Welcome to the Chronicles of Chaos for 2023.
This weekly series aims to illuminate chaos hindering product team performance and exploring ways to subdue these unproductive behaviors.
Far too often we scrub our perception of reality, only choosing to focus on positive elements which has a tendency of sweeping these behaviors under the rug. This is true of all levels of the organization, often choosing to bury our heads in the sand, hoping the cultural broken windows can be ignored.
However, when we slow down to address these taxes on our efforts, we realize organization-wide growth, enjoyment, and productivity – ultimately generating more customer value faster.
To normalize radical candor and have a bit of fun with things, I've spun negative behaviors into characters that are no doubt in and around your productization teams. Whether they are blatantly grandstanding in your organization or it lurking in the shadowy corners, these characters will be familiar to you.
Some of the characters will be framed as (knowingly or unknowingly) villains harming cultural health and others will be victims of a toxic culture. Each coming with a background level of understanding, the primary negative behavior, the cultural effect, and strategies for correcting the problematic behavior.
Some of these characters may be familiar to you and others may not. In fact, some of these behaviors you may recognize in your own working style, providing you with cringe worthy recognition from a deep look into the mirror.
This may certainly be an uncomfortable moment, yet your team will appreciate you embracing this newly found recognition to forge more productive interpersonal behaviors, or minimally gaining additional breadth of skills to vary your approach.
Other characters may feel like sanity boosting validation for problems that you couldn't put your finger on, giving you a new vocabulary and ways to shift toward higher performance.
While others will be immediately recognizable because they have haunted you and others on your team for ages, potentially hitting a little too close to home, yet offering new strategies to treat the root cause.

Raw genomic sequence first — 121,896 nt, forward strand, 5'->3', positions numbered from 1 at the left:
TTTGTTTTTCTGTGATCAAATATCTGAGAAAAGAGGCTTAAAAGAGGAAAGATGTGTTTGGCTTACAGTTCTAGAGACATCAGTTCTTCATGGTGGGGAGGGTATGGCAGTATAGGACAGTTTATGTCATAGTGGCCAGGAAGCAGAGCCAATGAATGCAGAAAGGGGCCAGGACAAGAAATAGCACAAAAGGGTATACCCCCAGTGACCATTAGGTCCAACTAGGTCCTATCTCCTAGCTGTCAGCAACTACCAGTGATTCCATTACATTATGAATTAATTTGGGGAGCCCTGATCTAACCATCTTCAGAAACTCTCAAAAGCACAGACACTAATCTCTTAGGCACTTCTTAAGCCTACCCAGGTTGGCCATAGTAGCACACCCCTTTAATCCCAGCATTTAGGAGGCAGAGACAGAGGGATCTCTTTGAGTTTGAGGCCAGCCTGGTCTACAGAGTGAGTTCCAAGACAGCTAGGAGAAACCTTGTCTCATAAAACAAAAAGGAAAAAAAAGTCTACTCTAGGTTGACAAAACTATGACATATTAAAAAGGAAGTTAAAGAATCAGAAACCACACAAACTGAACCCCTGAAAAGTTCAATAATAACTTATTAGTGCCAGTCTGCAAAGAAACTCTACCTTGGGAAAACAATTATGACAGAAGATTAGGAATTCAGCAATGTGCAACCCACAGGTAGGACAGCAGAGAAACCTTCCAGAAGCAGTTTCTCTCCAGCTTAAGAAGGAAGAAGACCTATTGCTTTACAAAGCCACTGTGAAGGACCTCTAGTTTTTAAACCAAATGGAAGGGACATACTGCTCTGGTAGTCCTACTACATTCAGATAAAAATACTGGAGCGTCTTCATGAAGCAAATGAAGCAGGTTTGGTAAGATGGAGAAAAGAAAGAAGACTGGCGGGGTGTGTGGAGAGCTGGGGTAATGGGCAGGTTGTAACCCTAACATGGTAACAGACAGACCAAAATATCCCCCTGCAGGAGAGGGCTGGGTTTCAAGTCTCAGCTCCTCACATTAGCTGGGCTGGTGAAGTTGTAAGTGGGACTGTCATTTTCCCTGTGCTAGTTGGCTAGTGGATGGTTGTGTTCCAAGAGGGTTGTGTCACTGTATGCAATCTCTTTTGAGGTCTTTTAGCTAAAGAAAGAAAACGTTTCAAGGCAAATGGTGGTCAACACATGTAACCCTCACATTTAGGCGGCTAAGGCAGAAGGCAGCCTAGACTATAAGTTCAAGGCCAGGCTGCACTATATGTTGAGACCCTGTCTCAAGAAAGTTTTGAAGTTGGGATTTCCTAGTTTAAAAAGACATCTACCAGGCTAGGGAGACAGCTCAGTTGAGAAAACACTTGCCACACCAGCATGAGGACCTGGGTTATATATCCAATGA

While your reaction will vary, what is certain for everyone is the fact that many of these characters are creating friction for your teams and are hindering your performance.
All that said, before we embark on the quest to discuss ineffective characters, we must recognize the impact of the disorder that we face in our productization cycles. To outline our purpose, let's start with a definition of the chaos that we seek to avoid.
Definition of chaos
- Common Complete disorder and confusion.
- Physics Behavior so unpredictable as to appear random, owing to great sensitivity to small changes in conditions.
- Mathematics Impossible to predict their future behavior with a high degree of certainty.
- Carver Action without purpose.
Chaos. It lives everywhere. It is a fact of life. And as the speed of modern life increases, it only gets more pervasive.
However, in the high stakes game of business, some chaos is necessary. If you were to eliminate all sources of chaos from your business, you would stifle innovation and smother your business. Thus, we only aim to eliminate unproductive chaos.
That is the aim of our quest, or more specifically, outline how to build products that matter, in a company that people love to work at. Also known as a company that is not under constant siege from chaos. To do that I have identified the worst Villains of Chaos and what to do to counter these villains and defend ourselves in a productive manner.
When these villains run unchecked, they create a glass ceiling that prevents your organization from reaching it’s potential. Often leaders respond to these symptoms by over-hiring to make up for the lost productivity. In the short run this appears to help, but in reality, this kicks the can down the road and makes the problem much worse. Eventually, as the debt of this chaos compiles, forward progress feels impossible.
The good news is that you are not alone in suffering from this problem. I have worked with companies of all sizes and have witnessed these villains in business after business. I have worked with entrepreneurs and startups that had great marketable ideas which fizzled because they could not execute against the promise of the concept due to their inability to deal with the chaos villains that prevented them from getting to traction.